Another security tool you should consider using, especially if you use your devices in public, is a personal VPN account. This tool encrypts your traffic and protects you from anyone wanting to access your data. Sounds a little overkill but it’s not uncommon for someone to sit on a public network and watch for unsecured traffic to exploit. In fact, as far back as 2013 AT&T and Starbucks encouraged it! My personal favorite is Private Internet Access (PIA) which works on all devices including your phone and tablet. An annual subscription is $39.99.
I think that just about wraps things up for this week. It’s hard to believe 2021 is 90% over & we’re getting ready to settle down into the winter months. At least I have a stack of books to go through while hunkering down inside for the next 3 months. See you next week!
No real agenda for this post but I had a few notes of things to discuss on the Blog. Let’s start with Dopesick on Hulu!
Dopesick follows the Sackler Family, who founded Purdue Pharma and are thought to be responsible for the creation of the ongoing Opioid Crisis in the US. In fact, they just settled a huge lawsuit where they won immunity from future lawsuits and agreed to pay $4.3 billion in penalties. The Hulu series stars Michael Keaton and after 3 episodes I’m hooked.
Speaking of hooked, I’ve seen the brand “Real good” a lot lately. They specialize in High Protein, Gluten, and Grain-free frozen products. I’ve tried their gluten-free (and LOW carb) chicken parmesan in the past and enjoyed it. Purchased at Costco, their Bacon wrapped stuffed chicken breasts are a BIG hit in this household. These are raw and frozen, so they take about 40-minutes to prepare. The chicken is nice and tender, and the bacon on the outside and cheese on the inside make an awesome combo, especially when paired with a vegetable side (or salad). Probably one of the best frozen chicken entrees I’ve ever had.
You can’t watch an iPad Pro video on YouTube without seeing an ad for the Paperlike screen protector. I’ve used a Paperlike in the past, but at $40 (for two pieces), it’s a little pricey for what it is ( I don’t remember ever paying that much). I saw a few people talking about an alternative called Tech Armor, so I thought I’d check it out, especially since it was only $10 for two pieces. They have a lot of different protectors available for various devices, but this is the one that works with the current 11” iPad Pro. So far, I’m really impressed with the glare and fingerprint reduction the protector provides, and installation was about as easy as it can be. The following video is what made me give the Tech Armor a try.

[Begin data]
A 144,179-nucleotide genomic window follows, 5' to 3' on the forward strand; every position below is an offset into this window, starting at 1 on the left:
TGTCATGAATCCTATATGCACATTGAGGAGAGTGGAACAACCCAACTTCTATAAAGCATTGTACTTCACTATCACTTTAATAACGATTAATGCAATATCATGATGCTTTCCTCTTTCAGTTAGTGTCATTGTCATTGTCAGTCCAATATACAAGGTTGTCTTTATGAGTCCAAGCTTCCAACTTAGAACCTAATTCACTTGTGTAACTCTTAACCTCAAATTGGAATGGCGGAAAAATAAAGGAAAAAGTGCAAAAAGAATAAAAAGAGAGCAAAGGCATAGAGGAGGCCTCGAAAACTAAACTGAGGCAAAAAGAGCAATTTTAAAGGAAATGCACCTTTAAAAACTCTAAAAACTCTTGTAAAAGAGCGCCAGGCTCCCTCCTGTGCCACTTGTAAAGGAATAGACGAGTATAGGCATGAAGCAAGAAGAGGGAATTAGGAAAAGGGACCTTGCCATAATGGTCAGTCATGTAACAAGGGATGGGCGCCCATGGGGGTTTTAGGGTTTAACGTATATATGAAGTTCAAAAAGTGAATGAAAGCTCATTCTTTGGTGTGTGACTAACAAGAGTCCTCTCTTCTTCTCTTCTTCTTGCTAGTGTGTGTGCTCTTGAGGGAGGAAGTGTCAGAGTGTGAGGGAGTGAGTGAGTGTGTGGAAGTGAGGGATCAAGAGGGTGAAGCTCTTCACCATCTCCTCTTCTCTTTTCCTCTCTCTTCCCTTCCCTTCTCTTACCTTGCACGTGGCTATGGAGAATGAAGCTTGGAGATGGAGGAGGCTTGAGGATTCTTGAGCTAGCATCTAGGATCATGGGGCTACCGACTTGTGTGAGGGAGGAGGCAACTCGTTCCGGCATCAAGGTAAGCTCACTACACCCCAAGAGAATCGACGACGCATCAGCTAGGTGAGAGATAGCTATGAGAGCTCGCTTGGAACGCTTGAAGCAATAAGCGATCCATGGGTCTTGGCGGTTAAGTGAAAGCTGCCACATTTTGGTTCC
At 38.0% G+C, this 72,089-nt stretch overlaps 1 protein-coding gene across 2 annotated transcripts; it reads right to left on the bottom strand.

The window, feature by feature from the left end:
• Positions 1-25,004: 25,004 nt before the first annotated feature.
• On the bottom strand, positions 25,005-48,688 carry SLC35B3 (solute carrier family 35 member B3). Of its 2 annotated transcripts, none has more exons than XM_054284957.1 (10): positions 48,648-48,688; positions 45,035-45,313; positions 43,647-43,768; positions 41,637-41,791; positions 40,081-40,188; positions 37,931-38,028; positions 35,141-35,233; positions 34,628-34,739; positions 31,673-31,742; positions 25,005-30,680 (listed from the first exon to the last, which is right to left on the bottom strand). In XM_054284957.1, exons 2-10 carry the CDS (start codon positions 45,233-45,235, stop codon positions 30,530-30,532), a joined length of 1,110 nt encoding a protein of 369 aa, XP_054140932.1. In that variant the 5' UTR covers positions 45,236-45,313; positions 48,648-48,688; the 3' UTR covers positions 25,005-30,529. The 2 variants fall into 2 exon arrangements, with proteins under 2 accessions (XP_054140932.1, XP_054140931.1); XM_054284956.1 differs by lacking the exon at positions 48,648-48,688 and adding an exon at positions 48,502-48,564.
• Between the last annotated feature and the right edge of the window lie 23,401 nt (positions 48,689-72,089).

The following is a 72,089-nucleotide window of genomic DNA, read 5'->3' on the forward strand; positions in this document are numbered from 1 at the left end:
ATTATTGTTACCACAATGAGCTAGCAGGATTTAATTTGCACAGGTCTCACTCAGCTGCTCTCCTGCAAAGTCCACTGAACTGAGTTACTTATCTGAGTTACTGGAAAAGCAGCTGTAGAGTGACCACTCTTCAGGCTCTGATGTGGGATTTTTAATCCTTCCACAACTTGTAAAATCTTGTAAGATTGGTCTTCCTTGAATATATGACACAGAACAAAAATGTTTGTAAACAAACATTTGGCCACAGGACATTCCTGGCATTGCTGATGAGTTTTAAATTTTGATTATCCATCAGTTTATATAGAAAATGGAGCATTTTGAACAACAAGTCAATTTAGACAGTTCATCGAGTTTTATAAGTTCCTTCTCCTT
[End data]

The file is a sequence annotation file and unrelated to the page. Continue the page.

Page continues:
I think that’s about it for this week. I’ve got some info on a bagel and a biscuit place opening up, both on 96th St. One near I-69 and the other near Keystone Parkway. I’ll be sure to cover that in an upcoming post. See you next week!
I have a confession to make. I’m lazy when it comes to writing. I let the computer recommend corrections and highlight spelling mistakes. I thought I had it all figured out, and then I tried Grammarly.
Years ago, I played with Grammarly when it first came out and didn’t see the need to keep it as it didn’t appear to be any better than the built-in tools I was already using. However, I kept seeing Grammarly pop up online, and several people I know are happily using it, so I decided to give it another try.
First off, the amount of integration this tool provides is impressive. From browser extensions on the desktop to additional keyboards on mobile devices, Grammarly has you covered just about everywhere. I’ve been using it for the past month or so while drafting Blog entries, and it’s caught WAY more grammatical errors than the built-in editor, especially missing commas that I’m guilty of having. Some of the more technical emails I’ve needed to write at work have greatly benefitted from Grammarly too.
There are a few different options with Grammarly. Free, Premium, and Business. The Premium version I’m currently using is $12 a month (less expensive if you opt for the annual plan). It’s a little steep, I’ll admit, but it’s become so integrated into my workflow I’m willing to pay the price. Of course, it’s not a perfect solution and will, on occasion, make a recommendation I don’t quite agree with, but those are few and far between. Another thing to know is an Internet connection is required for Grammarly to function.
All in all, if you love to write, or you need some help polishing up your communications, Grammarly is an excellent tool for the job!
In other news, I just started listening to a new podcast called “How We Survive” from NPR Marketplace. The first season is all about the lithium used in batteries that will be powering everything in the future and how we need to mine more to meet the demand.
The climate crisis is here. Time is slipping away to stop the worst effects of global warming, and the world is looking for solutions. On “How We Survive,” Molly Wood explores the technology that could provide some of those solutions, the business of acclimatizing to an increasingly inhospitable planet, and the way people have to change if we’re going to make it in an altered world. Our first season dives deep into the economics, the tech and the human stories behind the race for lithium. It’s the “white gold” that will help electrify our cars, homes and power grids, and unlike the gold rush of the 1800s, this time, our survival might depend on it.Molly Wood – Host of the “How We Survive” Podcast.
That’s it for this week. I have a few ideas for upcoming blogs and have several drafts in the works. See you next time!